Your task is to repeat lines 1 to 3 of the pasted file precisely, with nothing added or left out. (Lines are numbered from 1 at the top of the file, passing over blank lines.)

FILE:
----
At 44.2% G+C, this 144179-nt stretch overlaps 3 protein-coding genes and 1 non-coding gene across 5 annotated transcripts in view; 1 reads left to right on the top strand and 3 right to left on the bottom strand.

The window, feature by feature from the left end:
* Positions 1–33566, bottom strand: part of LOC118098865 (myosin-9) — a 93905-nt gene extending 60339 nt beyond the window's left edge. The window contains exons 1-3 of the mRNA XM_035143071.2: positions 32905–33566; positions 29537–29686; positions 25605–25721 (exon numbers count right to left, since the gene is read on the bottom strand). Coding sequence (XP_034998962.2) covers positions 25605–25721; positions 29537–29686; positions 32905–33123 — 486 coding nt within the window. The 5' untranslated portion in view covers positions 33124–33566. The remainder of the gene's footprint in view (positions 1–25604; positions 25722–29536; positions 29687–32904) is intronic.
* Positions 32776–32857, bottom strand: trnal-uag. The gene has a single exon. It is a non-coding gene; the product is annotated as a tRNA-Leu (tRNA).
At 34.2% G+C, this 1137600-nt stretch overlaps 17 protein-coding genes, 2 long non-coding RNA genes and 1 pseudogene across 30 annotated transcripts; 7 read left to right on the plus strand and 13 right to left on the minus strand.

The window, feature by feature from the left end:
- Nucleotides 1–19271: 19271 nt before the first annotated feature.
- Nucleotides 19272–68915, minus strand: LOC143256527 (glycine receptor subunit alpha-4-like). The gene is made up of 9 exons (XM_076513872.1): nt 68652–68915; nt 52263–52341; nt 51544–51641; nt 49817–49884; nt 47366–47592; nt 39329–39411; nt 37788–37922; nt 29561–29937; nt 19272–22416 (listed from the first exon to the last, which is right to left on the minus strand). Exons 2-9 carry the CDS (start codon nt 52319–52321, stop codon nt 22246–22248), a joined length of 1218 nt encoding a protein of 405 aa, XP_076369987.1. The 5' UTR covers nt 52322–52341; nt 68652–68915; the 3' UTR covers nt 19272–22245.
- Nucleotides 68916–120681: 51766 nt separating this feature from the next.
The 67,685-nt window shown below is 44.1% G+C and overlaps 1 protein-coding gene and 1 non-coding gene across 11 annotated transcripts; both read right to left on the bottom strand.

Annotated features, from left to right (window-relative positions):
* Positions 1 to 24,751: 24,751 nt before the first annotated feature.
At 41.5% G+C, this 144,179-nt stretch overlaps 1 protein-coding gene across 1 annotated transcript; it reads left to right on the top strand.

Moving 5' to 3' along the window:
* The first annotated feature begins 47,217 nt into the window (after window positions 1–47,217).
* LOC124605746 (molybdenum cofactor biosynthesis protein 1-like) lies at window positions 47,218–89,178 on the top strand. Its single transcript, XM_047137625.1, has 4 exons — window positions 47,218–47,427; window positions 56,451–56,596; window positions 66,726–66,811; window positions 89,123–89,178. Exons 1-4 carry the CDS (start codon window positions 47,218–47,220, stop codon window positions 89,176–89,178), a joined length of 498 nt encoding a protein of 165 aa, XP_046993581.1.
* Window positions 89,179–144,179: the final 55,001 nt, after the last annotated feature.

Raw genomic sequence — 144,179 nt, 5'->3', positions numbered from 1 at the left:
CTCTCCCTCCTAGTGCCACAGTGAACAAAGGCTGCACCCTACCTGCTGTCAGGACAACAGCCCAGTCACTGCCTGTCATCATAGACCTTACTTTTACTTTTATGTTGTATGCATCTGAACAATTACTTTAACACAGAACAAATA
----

At 44.2% G+C, this 144179-nt stretch overlaps 3 protein-coding genes and 1 non-coding gene across 5 annotated transcripts in view; 1 reads left to right on the top strand and 3 right to left on the bottom strand.

The window, feature by feature from the left end:
* Positions 1–33566, bottom strand: part of LOC118098865 (myosin-9) — a 93905-nt gene extending 60339 nt beyond the window's left edge. The window contains exons 1-3 of the mRNA XM_035143071.2: positions 32905–33566; positions 29537–29686; positions 25605–25721 (exon numbers count right to left, since the gene is read on the bottom strand). Coding sequence (XP_034998962.2) covers positions 25605–25721; positions 29537–29686; positions 32905–33123 — 486 coding nt within the window. The 5' untranslated portion in view covers positions 33124–33566. The remainder of the gene's footprint in view (positions 1–25604; positions 25722–29536; positions 29687–32904) is intronic.